Tomasz, who is a DPhil student with Dr Rui Monteiro in the MRC Molecular Haematology Unit, has shown fantastic commitment to public engagement over the last year, taking part in a whole host of activities including the MRC Festival and events at the Museum of Natural History in Oxford. Most recently, he has turned rap-star for FameLab – a UK wide competition to explain a scientific concept in three minutes. Rapping his way through blood developmental biology, Tomasz came second in the regional final and entertained us all at WIMM Day with a special rendition.
We also awarded two runners-up prizes this year, for their stand out public engagement activities. Prof Jim Hughes from the MHU and Steve Taylor from the Computational Biology Research Group, were recognised for their work on developing virtual reality software that allows visitors to take a 3D tour around DNA, to understand how the genome folds inside our cells. First displayed at News Scientist Live, this has now been selected for the prestigious Royal Society Summer Science Exhibition. Annina Grädel, DPhil student with Prof George Hollander, was also rewarded for her work with an artist to showcase her research on the immune system, where she showed great initiative outside the scope of the initial project.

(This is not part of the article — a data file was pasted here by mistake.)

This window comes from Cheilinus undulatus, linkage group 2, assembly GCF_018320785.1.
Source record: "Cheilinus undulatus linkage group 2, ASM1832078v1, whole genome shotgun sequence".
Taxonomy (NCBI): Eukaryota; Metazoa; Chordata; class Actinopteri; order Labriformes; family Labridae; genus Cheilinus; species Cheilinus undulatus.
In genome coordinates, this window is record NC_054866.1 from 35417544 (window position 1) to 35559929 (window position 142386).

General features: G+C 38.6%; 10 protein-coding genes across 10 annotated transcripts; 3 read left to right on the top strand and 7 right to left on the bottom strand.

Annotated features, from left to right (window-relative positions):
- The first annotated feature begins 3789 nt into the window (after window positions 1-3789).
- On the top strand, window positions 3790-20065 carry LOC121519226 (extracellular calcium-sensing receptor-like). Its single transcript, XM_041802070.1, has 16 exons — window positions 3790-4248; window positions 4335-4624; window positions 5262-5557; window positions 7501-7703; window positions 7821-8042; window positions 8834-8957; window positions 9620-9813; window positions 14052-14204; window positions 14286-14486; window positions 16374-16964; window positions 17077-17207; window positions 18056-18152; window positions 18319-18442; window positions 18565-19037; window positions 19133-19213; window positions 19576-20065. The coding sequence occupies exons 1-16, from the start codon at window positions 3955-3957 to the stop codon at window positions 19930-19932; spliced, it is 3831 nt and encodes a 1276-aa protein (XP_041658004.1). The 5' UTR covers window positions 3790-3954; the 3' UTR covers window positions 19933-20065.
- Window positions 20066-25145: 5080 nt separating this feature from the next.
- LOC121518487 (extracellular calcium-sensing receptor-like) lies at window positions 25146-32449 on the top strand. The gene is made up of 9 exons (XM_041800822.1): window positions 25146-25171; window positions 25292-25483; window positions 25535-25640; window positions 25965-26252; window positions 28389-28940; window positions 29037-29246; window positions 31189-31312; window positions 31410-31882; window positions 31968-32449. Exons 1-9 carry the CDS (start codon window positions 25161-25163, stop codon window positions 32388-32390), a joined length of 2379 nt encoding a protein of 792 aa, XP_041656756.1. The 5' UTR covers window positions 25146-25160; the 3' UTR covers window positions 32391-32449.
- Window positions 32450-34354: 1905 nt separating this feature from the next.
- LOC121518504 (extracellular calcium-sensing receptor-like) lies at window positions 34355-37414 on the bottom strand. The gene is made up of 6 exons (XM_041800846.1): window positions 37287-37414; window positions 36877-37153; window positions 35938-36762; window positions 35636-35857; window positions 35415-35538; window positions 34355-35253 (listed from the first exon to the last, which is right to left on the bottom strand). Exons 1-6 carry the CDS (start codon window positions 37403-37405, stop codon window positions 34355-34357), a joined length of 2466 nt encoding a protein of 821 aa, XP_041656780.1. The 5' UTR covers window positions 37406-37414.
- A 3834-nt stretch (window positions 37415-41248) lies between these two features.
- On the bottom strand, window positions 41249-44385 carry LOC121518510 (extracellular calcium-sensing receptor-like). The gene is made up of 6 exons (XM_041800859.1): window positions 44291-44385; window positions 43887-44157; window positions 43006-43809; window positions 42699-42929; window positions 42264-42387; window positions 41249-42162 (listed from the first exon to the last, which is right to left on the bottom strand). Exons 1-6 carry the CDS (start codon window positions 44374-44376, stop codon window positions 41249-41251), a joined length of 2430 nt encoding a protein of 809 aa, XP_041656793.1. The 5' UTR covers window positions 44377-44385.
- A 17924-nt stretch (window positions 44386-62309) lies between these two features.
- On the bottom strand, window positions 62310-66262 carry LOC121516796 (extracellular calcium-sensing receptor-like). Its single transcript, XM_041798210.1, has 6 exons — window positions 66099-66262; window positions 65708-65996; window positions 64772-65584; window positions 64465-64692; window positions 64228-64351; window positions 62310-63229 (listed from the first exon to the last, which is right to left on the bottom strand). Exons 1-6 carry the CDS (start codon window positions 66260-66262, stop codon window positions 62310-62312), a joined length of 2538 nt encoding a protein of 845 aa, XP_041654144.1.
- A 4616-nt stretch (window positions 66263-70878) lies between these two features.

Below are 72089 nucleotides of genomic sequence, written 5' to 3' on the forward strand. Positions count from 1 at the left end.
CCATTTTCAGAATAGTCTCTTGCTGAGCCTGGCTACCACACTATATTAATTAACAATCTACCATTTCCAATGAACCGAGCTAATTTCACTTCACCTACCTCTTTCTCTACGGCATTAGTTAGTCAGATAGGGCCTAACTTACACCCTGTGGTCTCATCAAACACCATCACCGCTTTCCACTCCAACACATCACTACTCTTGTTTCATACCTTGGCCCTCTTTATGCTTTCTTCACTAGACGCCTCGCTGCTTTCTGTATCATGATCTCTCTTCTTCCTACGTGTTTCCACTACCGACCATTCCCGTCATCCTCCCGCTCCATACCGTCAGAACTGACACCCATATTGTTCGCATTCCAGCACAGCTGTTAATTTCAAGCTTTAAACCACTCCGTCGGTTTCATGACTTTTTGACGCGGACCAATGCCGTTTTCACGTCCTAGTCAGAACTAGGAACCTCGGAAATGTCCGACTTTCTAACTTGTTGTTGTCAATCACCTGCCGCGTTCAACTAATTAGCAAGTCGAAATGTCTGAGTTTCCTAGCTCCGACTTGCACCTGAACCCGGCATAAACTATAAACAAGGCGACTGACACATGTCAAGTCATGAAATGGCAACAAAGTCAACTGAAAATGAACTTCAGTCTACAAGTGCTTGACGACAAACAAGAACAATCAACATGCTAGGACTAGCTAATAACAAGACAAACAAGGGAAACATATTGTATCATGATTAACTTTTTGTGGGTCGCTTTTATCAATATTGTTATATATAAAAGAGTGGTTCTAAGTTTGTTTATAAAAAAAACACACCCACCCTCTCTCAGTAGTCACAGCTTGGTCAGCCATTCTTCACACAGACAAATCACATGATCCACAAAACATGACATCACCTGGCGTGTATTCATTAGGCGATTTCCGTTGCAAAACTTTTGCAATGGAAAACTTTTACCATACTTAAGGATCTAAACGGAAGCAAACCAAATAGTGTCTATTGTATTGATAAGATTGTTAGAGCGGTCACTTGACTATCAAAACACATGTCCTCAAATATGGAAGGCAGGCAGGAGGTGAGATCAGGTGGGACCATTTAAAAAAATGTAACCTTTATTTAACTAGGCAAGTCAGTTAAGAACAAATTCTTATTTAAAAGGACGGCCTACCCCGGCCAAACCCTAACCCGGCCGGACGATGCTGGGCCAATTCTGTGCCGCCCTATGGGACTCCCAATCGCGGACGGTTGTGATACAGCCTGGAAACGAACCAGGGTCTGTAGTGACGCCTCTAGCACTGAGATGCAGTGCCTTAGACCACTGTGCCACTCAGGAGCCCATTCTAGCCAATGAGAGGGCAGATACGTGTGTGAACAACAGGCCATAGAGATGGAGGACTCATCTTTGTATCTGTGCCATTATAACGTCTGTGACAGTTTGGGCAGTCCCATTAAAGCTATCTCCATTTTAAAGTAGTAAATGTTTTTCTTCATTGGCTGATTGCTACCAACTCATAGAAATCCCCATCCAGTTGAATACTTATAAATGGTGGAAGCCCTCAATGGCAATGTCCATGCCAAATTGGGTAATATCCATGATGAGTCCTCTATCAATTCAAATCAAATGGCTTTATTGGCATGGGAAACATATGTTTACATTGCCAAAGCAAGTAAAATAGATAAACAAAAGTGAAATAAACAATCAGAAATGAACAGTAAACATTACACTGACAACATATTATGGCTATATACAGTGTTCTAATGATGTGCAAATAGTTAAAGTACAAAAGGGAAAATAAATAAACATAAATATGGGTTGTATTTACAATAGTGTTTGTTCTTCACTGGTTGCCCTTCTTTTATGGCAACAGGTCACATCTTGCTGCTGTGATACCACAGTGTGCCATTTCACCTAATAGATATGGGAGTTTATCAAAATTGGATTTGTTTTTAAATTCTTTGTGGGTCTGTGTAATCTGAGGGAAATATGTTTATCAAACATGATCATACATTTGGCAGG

A special mention goes to Layal Liverpool, Dr Caroline Scott and Dr Jessica Davies for their ongoing commitment to public engagement.
Speaking about the award, Tomasz said: ‘I'm very, very happy to have received the MRC WIMM Public Engagement Award. Each of the activities was rewarding in itself, but it’s great that it has all culminated in this award. At first, I got involved in the public engagement activities mostly to try something new and challenge myself to develop new skills. However, by putting my research in a broader context for the public, I discovered another depth to my work and I realised that what I do, along with other scientists in the WIMM and beyond, has impact on the world – and people want to hear about it! It’s refreshing to present the reasons behind science to someone from outside the field and hear their views, as opposed to high-detail discussions on everyday basis in the lab (which I also enjoy!).
‘It was also a challenge to learn to communicate science with just right amount of details for the audience to understand and this is what kept me getting involved in more and more activities. As time passed, I realised that the passion for science can be contagious and I was very willing to spread it, hoping to see sparks in the eyes of my audience. When you hear from children or teenagers: “This is so fascinating!”, “You are doing a great job” or “I want to be a scientist one day!” – it gives your work a whole new meaning.’
Prof Hal Drakesmith is co-chair of the WIMM Public Engagement with Research Committee. He said:
‘We had some fantastic entries for this year’s MRC WIMM Public Engagement Prize, including collaborations with artists, development of virtual reality software, and many much-appreciated school visits. However, Tomek’s efforts to engage the local community (and beyond) with his work really stood out. From talking about cancer research with shoppers in the supermarket through to his turn as a rapper in FameLab, Tomek has shown a huge commitment to public engagement with research. The fabulous performance of his Rap at WIMM Day will live long in the memory. We look forward to seeing what exciting activities are next!’
We look forward to seeing next year’s entries!